learning a new craft :: pysanky eggs

There is a wonderful shop called Pinecones & Needles in Belmont, MA with the sweetest owner named Anne. She recently shared a photo similar to this one of beautifully decorated eggs on their Facebook page. I was immediately intrigued by her Pysanky eggs so my daughter and I popped into the shop one rainy morning to learn more about the process.  Anne was eager to walk us through each and every step (and had the utmost patience when working with our 5-year-old!), and kindly let me take as many photos to document our experience.  So are you ready to learn about this super cool technique or what?!

I need to back up a little bit though and mention that Anne had already poked a hole at the top of each egg and removed the yolk, cleaned the eggs, and had them ready to go. We could pick between a white or brown egg. The way that this egg decorating technique works seemed a bit backwards to me, so it took a while before I could really grasp the concept as she explained the process. I guess normally when I’ve decorated eggs, I would think of the medium being applied to the egg to be the part that is visible at the end of the process.  Right?  Like if I used a Sharpie and decorated an egg, I knew I’d see the colors I picked in the design I drew.  Well this is where you have to sort of flip your logic: with Pysanky, the wax that you draw your design with will be the color of the dye that it is currently colored and will resist the color that you dye it with next.

(Now let that stew around in your mind for a minute.)

So this was an important factor when deciding between a brown or white egg because the first set of lines or designs that are drawn on the egg would be brown or white.  E and I both went for white eggs.

A Pysanka is a Ukrainian Easter egg (Pysanky = plural) decorated using a wax-resist method.  The designs are made using beeswax.  The tool that is used to write or draw on the eggs is called a “kistka”.  It has a small funnel that holds a tiny bit of beeswax.

For this you’ll need one votive candle and the beeswax. The kistka is heated by the flame of the votive candle, then you scoop out a little bit of the beeswax, reheat the funnel with the votive flame, and then apply the beeswax onto the egg.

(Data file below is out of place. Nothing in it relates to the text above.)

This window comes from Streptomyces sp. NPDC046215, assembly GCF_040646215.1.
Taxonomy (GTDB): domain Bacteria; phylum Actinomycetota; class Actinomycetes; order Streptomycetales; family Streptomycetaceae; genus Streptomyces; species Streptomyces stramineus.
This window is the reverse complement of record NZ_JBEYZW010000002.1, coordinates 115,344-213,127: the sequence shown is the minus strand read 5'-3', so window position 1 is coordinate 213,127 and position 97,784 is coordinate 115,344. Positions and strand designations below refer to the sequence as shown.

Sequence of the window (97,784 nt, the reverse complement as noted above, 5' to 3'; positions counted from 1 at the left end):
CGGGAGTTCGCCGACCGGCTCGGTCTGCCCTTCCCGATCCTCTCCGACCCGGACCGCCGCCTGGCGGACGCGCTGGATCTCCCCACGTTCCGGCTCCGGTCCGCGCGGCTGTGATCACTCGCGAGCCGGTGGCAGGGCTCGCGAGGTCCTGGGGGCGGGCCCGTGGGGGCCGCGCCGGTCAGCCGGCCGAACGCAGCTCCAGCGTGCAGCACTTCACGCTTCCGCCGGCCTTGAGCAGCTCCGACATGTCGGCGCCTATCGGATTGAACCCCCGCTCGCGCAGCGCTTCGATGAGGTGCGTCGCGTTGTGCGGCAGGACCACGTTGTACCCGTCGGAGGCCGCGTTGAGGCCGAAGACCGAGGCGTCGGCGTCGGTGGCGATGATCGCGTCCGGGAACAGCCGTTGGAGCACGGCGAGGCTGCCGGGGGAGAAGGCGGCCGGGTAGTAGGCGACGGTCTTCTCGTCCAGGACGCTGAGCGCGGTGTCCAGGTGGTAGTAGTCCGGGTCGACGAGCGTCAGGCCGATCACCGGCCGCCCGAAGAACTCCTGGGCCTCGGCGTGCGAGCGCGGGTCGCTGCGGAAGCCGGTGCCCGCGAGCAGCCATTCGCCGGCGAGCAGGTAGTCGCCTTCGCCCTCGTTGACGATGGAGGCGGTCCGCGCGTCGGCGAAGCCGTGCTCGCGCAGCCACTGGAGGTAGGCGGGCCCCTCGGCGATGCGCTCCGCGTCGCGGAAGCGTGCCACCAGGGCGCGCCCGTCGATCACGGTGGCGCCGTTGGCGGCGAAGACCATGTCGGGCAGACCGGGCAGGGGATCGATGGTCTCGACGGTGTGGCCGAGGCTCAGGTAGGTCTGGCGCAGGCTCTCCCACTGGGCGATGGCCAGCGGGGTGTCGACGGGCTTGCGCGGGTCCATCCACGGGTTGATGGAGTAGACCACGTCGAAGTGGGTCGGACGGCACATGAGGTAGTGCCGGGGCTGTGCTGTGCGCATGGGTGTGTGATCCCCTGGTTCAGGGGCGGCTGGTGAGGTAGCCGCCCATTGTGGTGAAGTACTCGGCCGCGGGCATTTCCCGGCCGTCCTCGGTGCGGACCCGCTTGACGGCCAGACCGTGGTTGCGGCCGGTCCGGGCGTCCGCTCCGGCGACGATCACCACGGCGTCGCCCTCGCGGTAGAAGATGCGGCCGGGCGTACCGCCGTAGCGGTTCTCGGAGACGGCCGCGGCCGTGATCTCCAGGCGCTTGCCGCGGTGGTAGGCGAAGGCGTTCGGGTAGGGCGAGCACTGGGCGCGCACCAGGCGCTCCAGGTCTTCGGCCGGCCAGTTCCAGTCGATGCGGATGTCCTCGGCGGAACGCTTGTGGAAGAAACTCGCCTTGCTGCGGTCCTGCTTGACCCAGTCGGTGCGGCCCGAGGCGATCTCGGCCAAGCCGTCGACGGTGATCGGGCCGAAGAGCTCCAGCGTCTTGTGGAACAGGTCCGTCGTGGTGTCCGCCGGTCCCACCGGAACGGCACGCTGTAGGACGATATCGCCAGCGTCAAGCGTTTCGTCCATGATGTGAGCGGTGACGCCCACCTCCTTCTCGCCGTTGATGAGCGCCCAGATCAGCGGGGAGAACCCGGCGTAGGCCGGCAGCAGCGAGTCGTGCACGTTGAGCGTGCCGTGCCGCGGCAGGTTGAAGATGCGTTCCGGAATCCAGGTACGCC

The key thing to remember is that the funnel should always be held upward with the writing tip down.  Otherwise the melted beeswax can pour out and ruin your design! Oh and one more thing: you have to seal up the hole with wax, otherwise the dye will go inside the egg and that’s not a good thing.

Ready to see how I worked on my egg?  Here we go!

So here we are with a white egg, my blank slate.  I applied the beeswax as two scalloped lines, one on each end of the egg.  Then I decided to dip it into the light green dye thinking I wanted it to be mostly green in the end. Then I drew vertical lines and scallops, and then dipped it into the light purple dye.  Of course I did not remember to take a photo of the bright, kelly green colored egg so you’ll just have to take my word for it because it certainly didn’t look any shade of green after the light purple dye!

Next I drew some funky diagonal lines and triangles, and filled in some triangles where I would want it to remain light purple.  Then I dipped it into the scarlet dye.  And it was no longer light purple!

Then for my last round of wax I colored in the parts knowing that the final application of dye would be black, so therefore any parts I did not color in would be dyed black.

(Aren’t those drying “racks” made with wood and nails brilliant?)  And then the hardest part was waiting for it to dry enough before the final reveal.  Anne showed me how to remove the wax so we could do it at home a couple of hours later.  We carefully transported the eggs home and then the time finally came when I could see how it all came together.

Basically the removal process is done by melting the wax and rubbing it away.  It took a few minutes until it was all finally off and then voila!  Our decorated eggs!

Again as mentioned earlier, I wanted mine to be a lot more green but now that I understand the order of applying the wax and dyeing the egg I can plan better next time. E drew an Easter basket, some eggs, and hearts on hers.

Not too shabby for our first time around, right?  I can see why it would be important to make sure you have good coverage in the areas if you want a very clean design to show through.  It’ll certainly take a lot of practice for me before getting the hang of using a kistka smoothly!  I bought the kit from Anne’s shop so I’m looking forward to working on some ideas going through my head (beware if you search for “pysanky” on Pinterest!) and to be able to work on them at home where I can really take my time (and not be worried about a bored child waiting for me to finish!).  All in all I believe we spent a total of 3 hours at the shop working on these from start to finish (yikes!).

You can store the dyes in mason jars for a couple of years so this is definitely a craft you can work on continuously. I think it would be a great meditative sort of craft because you really need to focus on the work and think of the design as you go along.  I can’t wait to try my hand at decorating more eggs with this technique!  A huge thank you to Anne for being such a fantastic teacher!


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